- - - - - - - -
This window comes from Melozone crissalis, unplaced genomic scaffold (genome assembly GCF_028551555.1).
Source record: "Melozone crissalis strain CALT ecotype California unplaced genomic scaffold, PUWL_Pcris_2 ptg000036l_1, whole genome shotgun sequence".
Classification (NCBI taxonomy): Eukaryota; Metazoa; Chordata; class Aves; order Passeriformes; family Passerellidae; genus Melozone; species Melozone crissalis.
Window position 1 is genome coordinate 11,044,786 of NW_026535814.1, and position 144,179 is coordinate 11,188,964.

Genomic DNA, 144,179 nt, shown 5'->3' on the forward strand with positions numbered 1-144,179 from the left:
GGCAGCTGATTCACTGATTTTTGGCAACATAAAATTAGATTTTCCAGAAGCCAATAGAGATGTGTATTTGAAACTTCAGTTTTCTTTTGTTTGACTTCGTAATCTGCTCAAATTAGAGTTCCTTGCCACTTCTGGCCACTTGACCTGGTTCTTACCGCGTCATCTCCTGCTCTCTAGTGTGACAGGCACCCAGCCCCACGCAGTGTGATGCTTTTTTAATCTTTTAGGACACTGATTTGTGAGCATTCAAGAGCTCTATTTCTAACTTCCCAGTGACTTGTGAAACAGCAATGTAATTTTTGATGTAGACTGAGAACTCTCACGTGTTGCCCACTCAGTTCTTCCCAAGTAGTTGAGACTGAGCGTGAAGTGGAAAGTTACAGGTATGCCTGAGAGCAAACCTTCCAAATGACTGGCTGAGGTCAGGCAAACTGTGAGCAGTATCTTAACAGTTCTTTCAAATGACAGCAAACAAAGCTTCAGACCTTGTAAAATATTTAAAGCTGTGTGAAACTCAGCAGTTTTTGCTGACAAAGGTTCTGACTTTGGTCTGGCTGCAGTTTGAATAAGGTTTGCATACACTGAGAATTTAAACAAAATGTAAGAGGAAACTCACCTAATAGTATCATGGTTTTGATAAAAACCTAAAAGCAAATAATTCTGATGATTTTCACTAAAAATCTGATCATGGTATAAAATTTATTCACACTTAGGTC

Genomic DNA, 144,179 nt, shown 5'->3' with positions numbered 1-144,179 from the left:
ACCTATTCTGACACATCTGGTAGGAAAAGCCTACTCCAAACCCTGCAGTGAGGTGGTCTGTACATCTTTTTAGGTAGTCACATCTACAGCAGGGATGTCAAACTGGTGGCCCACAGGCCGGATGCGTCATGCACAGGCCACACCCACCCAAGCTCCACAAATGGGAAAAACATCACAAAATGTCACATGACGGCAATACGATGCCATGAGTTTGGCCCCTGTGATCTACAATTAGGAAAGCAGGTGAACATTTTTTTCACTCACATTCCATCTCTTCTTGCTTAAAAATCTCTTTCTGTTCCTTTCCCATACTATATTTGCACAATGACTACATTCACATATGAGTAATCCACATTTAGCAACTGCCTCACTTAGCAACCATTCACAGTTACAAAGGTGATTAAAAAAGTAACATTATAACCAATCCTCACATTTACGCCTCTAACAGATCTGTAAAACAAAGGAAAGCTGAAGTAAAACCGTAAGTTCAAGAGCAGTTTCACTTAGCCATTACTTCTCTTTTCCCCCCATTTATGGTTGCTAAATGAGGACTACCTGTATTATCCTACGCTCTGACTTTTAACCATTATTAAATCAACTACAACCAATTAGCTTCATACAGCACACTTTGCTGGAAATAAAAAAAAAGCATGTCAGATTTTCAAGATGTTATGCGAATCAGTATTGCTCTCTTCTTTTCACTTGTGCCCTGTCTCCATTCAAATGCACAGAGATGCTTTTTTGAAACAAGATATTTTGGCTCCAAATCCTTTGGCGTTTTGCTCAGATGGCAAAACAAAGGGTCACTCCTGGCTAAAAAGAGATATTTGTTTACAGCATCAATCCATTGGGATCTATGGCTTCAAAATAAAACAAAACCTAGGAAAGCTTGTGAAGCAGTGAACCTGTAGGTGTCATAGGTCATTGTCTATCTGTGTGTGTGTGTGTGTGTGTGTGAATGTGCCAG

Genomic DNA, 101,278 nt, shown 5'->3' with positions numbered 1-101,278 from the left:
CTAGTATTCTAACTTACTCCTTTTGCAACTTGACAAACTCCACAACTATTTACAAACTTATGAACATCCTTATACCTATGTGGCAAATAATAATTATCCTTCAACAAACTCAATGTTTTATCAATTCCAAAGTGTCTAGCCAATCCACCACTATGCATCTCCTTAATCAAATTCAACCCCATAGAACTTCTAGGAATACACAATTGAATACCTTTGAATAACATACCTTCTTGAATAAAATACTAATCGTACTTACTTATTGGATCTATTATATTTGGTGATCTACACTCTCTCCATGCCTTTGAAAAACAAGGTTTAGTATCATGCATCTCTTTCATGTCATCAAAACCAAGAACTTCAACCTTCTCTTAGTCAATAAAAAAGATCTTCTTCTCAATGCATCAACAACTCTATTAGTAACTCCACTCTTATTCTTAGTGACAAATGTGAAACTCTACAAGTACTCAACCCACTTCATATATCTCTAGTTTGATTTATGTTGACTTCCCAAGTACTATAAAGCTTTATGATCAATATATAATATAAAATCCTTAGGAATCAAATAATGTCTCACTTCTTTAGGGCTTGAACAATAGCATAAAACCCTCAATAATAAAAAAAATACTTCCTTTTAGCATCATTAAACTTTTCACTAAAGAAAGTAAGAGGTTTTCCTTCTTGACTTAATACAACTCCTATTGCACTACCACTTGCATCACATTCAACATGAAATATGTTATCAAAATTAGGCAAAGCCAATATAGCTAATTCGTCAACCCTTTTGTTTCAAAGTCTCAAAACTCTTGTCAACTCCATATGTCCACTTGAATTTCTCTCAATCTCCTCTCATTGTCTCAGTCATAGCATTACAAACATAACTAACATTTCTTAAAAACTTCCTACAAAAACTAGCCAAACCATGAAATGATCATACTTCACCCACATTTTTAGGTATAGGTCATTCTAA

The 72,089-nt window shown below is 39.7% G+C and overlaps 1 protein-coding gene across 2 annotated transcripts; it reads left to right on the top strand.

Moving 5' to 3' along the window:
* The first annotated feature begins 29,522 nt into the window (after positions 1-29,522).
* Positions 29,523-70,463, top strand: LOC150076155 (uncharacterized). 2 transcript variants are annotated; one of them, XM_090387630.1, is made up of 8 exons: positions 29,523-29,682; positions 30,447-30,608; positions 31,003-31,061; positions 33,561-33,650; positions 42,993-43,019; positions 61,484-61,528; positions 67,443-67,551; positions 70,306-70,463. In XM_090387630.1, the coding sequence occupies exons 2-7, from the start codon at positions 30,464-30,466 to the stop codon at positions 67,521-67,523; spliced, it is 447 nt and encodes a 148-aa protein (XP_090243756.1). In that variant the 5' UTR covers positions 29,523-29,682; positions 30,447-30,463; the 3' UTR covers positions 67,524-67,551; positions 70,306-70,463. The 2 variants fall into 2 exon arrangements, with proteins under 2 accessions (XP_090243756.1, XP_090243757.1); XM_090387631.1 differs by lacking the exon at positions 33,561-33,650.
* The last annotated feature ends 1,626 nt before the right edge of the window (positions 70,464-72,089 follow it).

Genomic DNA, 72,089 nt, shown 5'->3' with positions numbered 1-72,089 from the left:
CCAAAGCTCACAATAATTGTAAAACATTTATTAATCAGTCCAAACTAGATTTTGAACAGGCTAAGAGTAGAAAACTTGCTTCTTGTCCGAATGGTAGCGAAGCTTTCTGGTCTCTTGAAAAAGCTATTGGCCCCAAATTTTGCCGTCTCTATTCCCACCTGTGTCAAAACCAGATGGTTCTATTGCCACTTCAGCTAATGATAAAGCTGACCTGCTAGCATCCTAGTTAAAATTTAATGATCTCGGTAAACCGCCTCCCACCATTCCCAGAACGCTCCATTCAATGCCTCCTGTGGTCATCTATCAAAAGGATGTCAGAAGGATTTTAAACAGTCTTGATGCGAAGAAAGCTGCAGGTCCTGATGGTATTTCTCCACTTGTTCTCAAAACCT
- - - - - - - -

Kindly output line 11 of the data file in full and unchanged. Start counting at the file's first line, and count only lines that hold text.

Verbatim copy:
The 72,089-nt window shown below is 39.7% G+C and overlaps 1 protein-coding gene across 2 annotated transcripts; it reads left to right on the top strand.